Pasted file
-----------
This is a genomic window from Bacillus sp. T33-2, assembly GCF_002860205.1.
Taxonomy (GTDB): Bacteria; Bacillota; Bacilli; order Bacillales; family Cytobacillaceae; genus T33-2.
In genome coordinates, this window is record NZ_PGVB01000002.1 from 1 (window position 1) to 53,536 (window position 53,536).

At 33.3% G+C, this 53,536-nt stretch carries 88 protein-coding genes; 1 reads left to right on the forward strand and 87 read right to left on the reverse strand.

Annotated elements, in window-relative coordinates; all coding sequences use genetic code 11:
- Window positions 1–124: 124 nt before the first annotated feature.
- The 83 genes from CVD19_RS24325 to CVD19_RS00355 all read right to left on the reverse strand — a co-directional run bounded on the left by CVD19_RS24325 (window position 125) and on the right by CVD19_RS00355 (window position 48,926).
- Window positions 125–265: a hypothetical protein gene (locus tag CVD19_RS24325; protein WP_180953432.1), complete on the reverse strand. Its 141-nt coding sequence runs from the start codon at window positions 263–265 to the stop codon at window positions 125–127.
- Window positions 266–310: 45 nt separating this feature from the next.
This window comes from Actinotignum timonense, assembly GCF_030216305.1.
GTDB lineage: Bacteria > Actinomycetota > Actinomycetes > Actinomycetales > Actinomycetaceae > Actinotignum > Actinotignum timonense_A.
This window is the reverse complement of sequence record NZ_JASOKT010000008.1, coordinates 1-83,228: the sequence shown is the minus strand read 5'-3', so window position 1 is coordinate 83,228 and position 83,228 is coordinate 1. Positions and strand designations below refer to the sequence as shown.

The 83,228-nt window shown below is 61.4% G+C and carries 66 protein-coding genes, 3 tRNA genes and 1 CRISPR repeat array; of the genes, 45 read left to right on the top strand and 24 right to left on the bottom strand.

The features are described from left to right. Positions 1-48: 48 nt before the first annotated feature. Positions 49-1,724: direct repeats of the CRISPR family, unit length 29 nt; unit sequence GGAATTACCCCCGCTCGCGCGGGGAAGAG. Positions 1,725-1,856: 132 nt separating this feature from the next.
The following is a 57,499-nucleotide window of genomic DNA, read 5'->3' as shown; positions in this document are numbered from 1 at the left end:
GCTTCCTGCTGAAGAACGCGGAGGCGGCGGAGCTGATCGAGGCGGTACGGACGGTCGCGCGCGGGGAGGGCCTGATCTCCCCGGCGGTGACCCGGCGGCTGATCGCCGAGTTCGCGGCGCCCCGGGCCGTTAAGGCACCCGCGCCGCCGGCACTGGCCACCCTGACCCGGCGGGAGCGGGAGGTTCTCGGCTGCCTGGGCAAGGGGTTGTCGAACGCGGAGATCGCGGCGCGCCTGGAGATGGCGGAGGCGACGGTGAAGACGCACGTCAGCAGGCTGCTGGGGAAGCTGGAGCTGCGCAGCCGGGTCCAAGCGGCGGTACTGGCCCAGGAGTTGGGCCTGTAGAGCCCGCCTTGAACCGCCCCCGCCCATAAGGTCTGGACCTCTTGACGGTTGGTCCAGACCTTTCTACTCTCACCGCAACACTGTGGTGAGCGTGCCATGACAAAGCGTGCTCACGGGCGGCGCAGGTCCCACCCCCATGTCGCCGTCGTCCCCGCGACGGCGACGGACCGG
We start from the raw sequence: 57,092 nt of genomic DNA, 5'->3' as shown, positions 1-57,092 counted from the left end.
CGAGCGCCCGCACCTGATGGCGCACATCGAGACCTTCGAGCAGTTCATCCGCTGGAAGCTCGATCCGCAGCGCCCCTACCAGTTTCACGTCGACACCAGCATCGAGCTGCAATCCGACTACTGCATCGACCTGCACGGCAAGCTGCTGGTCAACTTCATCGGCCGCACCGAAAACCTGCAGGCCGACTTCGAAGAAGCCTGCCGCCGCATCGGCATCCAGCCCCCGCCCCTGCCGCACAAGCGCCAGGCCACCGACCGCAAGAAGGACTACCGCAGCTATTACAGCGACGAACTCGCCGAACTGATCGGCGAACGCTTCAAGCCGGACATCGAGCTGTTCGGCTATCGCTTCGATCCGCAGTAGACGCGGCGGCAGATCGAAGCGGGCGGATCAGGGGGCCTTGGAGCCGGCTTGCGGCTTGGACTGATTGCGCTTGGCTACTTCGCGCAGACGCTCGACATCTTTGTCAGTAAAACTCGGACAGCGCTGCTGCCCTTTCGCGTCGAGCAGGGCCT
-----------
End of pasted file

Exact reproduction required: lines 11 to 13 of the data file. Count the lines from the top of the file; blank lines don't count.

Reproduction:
GTDB lineage: Bacteria > Actinomycetota > Actinomycetes > Actinomycetales > Actinomycetaceae > Actinotignum > Actinotignum timonense_A.
This window is the reverse complement of sequence record NZ_JASOKT010000008.1, coordinates 1-83,228: the sequence shown is the minus strand read 5'-3', so window position 1 is coordinate 83,228 and position 83,228 is coordinate 1. Positions and strand designations below refer to the sequence as shown.

The 83,228-nt window shown below is 61.4% G+C and carries 66 protein-coding genes, 3 tRNA genes and 1 CRISPR repeat array; of the genes, 45 read left to right on the top strand and 24 right to left on the bottom strand.